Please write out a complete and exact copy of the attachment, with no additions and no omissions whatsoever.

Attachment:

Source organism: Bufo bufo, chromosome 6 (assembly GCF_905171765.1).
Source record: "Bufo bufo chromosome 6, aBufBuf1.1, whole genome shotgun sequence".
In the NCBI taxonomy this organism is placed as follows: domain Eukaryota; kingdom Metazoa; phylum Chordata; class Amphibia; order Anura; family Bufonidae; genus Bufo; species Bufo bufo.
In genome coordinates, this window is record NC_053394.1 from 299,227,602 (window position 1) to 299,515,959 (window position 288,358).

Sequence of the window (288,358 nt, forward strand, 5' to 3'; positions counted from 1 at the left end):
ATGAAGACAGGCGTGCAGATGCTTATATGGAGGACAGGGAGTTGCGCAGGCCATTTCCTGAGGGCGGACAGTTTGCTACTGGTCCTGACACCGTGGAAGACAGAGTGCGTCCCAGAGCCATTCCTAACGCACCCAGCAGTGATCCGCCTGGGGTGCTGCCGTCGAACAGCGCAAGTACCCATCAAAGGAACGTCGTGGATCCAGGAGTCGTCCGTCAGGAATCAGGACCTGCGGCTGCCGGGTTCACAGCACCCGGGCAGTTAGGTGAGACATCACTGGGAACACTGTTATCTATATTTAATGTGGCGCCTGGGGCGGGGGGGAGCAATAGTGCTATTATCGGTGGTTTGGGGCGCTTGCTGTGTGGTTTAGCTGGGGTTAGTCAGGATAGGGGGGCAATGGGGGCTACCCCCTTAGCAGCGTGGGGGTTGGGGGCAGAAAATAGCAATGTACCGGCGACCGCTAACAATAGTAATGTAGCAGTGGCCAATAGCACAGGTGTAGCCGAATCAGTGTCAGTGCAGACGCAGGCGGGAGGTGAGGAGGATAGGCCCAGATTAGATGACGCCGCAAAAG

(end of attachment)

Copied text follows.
Source organism: Bufo bufo, chromosome 6 (assembly GCF_905171765.1).
Source record: "Bufo bufo chromosome 6, aBufBuf1.1, whole genome shotgun sequence".
In the NCBI taxonomy this organism is placed as follows: domain Eukaryota; kingdom Metazoa; phylum Chordata; class Amphibia; order Anura; family Bufonidae; genus Bufo; species Bufo bufo.
In genome coordinates, this window is record NC_053394.1 from 299,227,602 (window position 1) to 299,515,959 (window position 288,358).

Sequence of the window (288,358 nt, forward strand, 5' to 3'; positions counted from 1 at the left end):
ATGAAGACAGGCGTGCAGATGCTTATATGGAGGACAGGGAGTTGCGCAGGCCATTTCCTGAGGGCGGACAGTTTGCTACTGGTCCTGACACCGTGGAAGACAGAGTGCGTCCCAGAGCCATTCCTAACGCACCCAGCAGTGATCCGCCTGGGGTGCTGCCGTCGAACAGCGCAAGTACCCATCAAAGGAACGTCGTGGATCCAGGAGTCGTCCGTCAGGAATCAGGACCTGCGGCTGCCGGGTTCACAGCACCCGGGCAGTTAGGTGAGACATCACTGGGAACACTGTTATCTATATTTAATGTGGCGCCTGGGGCGGGGGGGAGCAATAGTGCTATTATCGGTGGTTTGGGGCGCTTGCTGTGTGGTTTAGCTGGGGTTAGTCAGGATAGGGGGGCAATGGGGGCTACCCCCTTAGCAGCGTGGGGGTTGGGGGCAGAAAATAGCAATGTACCGGCGACCGCTAACAATAGTAATGTAGCAGTGGCCAATAGCACAGGTGTAGCCGAATCAGTGTCAGTGCAGACGCAGGCGGGAGGTGAGGAGGATAGGCCCAGATTAGATGACGCCGCAAAAG